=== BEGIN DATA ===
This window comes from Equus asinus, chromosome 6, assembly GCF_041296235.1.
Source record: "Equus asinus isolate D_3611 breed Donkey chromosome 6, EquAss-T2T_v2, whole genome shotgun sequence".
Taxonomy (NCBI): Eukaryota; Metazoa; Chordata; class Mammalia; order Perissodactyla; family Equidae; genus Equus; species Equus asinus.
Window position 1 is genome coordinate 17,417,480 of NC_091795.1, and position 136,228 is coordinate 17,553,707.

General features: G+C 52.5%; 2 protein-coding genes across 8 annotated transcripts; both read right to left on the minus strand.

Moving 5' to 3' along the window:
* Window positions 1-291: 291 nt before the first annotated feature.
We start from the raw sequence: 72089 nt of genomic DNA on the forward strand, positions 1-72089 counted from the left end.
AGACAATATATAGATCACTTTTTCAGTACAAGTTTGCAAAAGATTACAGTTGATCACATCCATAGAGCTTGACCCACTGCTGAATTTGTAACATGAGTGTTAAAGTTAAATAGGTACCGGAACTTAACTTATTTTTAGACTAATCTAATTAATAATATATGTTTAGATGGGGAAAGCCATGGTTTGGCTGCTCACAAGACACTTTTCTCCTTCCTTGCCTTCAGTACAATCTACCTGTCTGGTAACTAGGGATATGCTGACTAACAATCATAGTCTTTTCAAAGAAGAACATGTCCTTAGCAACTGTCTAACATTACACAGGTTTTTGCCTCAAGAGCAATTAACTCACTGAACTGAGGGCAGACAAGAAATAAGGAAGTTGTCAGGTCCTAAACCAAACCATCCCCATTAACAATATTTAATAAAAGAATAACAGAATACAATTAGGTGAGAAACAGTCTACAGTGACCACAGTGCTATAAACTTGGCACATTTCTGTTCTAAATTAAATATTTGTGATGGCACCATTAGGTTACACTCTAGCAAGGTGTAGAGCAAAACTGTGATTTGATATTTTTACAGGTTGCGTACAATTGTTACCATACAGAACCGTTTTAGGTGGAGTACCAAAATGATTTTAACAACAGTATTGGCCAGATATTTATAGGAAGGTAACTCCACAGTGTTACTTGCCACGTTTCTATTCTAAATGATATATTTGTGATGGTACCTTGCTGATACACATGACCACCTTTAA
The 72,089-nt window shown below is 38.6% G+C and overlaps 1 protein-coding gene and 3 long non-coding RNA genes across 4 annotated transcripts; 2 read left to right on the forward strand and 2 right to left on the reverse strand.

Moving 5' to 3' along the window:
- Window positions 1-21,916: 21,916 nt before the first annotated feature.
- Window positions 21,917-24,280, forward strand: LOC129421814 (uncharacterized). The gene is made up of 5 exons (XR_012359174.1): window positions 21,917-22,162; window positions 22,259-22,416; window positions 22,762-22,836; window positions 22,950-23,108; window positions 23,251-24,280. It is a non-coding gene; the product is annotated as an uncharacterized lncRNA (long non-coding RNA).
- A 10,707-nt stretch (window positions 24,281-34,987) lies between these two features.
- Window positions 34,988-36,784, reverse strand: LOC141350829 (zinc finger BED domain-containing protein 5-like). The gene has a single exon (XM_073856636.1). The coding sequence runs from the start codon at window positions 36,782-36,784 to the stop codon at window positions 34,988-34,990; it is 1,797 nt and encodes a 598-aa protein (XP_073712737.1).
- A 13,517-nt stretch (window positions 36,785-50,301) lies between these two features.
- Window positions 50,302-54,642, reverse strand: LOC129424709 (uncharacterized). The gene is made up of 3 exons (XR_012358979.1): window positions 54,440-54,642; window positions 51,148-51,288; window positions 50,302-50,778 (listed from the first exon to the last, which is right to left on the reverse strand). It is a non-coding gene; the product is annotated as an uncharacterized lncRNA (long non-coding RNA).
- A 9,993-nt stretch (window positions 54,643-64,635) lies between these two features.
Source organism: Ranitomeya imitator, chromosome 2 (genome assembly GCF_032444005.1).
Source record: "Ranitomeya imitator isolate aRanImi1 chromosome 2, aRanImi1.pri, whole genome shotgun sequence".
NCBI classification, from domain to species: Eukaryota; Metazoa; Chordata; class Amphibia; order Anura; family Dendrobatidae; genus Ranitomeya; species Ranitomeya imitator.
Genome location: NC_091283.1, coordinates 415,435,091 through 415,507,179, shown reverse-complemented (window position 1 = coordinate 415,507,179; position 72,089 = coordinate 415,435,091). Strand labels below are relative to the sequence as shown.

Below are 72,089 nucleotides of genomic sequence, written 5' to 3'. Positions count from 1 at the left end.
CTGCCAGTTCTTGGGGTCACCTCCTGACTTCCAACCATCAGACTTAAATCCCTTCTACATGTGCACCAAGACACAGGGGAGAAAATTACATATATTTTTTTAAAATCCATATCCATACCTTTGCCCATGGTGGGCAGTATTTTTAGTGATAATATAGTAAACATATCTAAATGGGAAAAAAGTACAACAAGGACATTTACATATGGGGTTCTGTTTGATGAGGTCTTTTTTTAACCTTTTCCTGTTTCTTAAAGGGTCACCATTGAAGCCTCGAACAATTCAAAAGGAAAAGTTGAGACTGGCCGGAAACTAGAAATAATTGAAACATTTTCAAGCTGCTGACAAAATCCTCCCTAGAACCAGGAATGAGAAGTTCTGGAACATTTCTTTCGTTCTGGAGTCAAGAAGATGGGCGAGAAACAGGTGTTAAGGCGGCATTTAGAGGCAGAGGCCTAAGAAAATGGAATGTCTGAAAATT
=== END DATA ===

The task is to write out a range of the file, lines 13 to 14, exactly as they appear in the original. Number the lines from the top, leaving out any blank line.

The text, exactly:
- Window positions 21,917-24,280, forward strand: LOC129421814 (uncharacterized). The gene is made up of 5 exons (XR_012359174.1): window positions 21,917-22,162; window positions 22,259-22,416; window positions 22,762-22,836; window positions 22,950-23,108; window positions 23,251-24,280. It is a non-coding gene; the product is annotated as an uncharacterized lncRNA (long non-coding RNA).
- A 10,707-nt stretch (window positions 24,281-34,987) lies between these two features.